I also agree that degrees of PTSD depend on the support the child has. In my own case, I was completey socially rejected and ostracized at school, as well as being parented by an abusive alcoholic narcissist and my seemingly loving but really collaborative codependent mother. As an only child, the full brunt of my father’s manipulative cruelty fell on me, as well as inappropriate responsibility for my mother’s emotional well-being; and on top of that, I endured peer abuse on a daily basis at school, up to and including another child actively trying to kill me. I then went on to be sexually stalked for two years at college by a sociopathic gay man in my dorm who assaulted me more than once. Amazingly, after having related this basic story to more than one psychologist, I was repeatedly diagnosed with depression rather than with any form of trauma disorder.

    I just kind of have to wonder whether part of the criteria for taking an advanced degree in psychology is a practical demonstration of just how far the candidate can stick his head up his or her respective arse.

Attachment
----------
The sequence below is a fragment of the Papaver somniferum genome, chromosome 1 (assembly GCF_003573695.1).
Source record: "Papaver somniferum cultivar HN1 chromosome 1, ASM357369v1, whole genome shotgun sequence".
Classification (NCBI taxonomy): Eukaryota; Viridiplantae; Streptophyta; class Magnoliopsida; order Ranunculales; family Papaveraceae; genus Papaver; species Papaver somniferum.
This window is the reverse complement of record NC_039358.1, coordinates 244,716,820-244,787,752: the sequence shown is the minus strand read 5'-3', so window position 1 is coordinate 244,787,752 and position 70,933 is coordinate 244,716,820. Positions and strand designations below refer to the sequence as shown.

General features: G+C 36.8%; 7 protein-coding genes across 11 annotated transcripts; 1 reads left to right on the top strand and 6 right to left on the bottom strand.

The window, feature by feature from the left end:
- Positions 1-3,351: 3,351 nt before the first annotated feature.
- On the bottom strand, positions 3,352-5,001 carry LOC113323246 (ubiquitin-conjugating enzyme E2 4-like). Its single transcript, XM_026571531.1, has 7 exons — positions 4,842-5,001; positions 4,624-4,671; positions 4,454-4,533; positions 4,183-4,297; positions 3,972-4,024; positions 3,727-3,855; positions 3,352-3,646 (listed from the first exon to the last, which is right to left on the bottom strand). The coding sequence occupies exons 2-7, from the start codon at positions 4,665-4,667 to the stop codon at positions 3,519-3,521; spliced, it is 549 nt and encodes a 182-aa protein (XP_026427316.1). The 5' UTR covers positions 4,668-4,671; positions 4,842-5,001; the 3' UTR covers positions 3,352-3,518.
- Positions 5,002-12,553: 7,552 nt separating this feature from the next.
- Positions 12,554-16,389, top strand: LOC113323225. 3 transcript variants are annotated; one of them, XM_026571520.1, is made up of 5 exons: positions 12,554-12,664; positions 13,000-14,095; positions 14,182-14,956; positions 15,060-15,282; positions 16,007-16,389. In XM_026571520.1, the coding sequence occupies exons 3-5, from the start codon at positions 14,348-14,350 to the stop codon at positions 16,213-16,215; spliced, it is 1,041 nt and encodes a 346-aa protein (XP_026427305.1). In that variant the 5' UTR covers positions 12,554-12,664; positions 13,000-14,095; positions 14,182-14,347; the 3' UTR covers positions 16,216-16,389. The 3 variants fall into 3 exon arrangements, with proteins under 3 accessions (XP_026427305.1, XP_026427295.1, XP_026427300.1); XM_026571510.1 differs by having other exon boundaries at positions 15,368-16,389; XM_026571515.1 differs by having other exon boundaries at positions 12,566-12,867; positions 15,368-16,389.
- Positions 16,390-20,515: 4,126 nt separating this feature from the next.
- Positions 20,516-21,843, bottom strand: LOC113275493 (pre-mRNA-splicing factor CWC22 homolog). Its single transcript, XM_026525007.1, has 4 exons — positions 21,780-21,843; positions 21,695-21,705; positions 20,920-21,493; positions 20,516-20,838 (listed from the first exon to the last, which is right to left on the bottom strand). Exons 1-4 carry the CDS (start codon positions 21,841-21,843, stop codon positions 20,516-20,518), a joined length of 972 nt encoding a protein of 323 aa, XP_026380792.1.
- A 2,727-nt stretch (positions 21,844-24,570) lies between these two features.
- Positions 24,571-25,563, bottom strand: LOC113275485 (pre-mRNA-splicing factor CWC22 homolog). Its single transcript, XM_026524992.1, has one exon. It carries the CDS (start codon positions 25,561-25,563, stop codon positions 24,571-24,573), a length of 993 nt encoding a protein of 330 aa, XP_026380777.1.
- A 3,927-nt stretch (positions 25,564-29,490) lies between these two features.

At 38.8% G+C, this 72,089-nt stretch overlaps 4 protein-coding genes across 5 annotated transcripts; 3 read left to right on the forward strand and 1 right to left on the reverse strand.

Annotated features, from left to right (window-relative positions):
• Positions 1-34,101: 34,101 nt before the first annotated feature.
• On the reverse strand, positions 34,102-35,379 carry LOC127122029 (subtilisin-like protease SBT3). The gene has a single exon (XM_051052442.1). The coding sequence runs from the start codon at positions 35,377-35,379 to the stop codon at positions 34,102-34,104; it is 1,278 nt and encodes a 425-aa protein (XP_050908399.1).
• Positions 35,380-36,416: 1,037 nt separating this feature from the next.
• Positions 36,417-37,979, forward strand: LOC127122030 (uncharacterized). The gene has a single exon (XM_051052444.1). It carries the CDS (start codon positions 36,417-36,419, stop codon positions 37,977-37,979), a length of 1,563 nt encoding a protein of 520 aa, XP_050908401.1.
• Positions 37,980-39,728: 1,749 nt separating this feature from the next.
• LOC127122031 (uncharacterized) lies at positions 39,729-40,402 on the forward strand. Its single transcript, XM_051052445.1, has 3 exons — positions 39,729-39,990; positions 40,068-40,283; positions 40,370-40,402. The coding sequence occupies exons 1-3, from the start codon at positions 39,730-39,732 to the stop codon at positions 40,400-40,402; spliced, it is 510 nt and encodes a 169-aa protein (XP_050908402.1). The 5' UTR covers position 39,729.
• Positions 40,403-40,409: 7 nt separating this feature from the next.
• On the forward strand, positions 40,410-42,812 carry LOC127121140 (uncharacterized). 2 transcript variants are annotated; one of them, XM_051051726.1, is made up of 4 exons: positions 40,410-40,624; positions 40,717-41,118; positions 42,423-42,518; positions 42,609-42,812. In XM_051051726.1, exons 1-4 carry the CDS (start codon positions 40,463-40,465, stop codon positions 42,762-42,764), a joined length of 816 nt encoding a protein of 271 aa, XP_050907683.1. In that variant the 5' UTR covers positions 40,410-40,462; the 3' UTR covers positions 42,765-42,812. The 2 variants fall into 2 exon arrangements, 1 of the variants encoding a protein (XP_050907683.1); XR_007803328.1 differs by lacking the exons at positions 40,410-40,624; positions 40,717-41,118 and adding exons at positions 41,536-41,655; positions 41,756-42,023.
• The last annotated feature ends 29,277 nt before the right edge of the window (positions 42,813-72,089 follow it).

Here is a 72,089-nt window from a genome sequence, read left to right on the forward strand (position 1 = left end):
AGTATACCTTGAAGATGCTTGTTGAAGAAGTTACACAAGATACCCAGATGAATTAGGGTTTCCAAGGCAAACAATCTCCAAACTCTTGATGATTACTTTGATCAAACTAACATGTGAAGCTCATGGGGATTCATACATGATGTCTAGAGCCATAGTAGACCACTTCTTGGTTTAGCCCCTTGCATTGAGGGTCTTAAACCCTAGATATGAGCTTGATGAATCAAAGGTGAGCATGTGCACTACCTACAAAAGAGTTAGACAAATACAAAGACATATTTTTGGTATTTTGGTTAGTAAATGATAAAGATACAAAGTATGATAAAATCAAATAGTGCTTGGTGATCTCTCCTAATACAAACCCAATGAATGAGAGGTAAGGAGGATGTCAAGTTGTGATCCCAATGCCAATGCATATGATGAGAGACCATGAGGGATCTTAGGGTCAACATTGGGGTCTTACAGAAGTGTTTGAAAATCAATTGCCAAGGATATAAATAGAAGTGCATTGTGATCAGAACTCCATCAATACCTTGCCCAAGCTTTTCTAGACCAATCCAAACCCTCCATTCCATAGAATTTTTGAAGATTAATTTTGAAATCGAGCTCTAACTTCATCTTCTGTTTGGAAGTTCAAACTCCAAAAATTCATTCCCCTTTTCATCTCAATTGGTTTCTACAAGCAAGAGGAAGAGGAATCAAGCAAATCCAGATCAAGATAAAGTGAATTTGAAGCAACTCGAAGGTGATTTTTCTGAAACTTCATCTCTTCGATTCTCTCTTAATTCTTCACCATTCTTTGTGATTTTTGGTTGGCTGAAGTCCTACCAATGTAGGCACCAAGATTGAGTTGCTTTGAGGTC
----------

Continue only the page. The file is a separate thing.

40. Marian,
    Yes, Freud had it right for a while…it’s really a shame…he set back trauma theory (especially sexual abuse) in very serious ways just as he was about to bust it all open.


  41. “all my (let’s call them PTSD) symptoms get worse if I don’t take care of my body/mind/spirit….”

    Same here. I totally agree that nutrition, exercise etc. are extremely important in regard to mental distress, and its healing.

    “and let’s face it. some people go through horrendous trauma and don’t have issues like some of us have had…something makes us sensitive…”

    Something, I forgot to comment on above. Also: Why do some people’s “PTSD” look like “schizophrenia”, while other’s look like “depression”, or “OCD”, or whatever? Analytical theory says, that it depends on which developmental state someone is in, when abuse starts. The earlier in your personal development (Kristeva says, younger than 6 months) abuse starts, and the more persistent it is carried out, the more likely it is, that the abused later on in life will react “psychotic”. Another important factor, and the reason why some people never experience “mental illness” in spite of having been abused, traumatized, is that just one single person (family member, friend, whatever) who really loves you, and who you can trust unconditionally, can “save” you.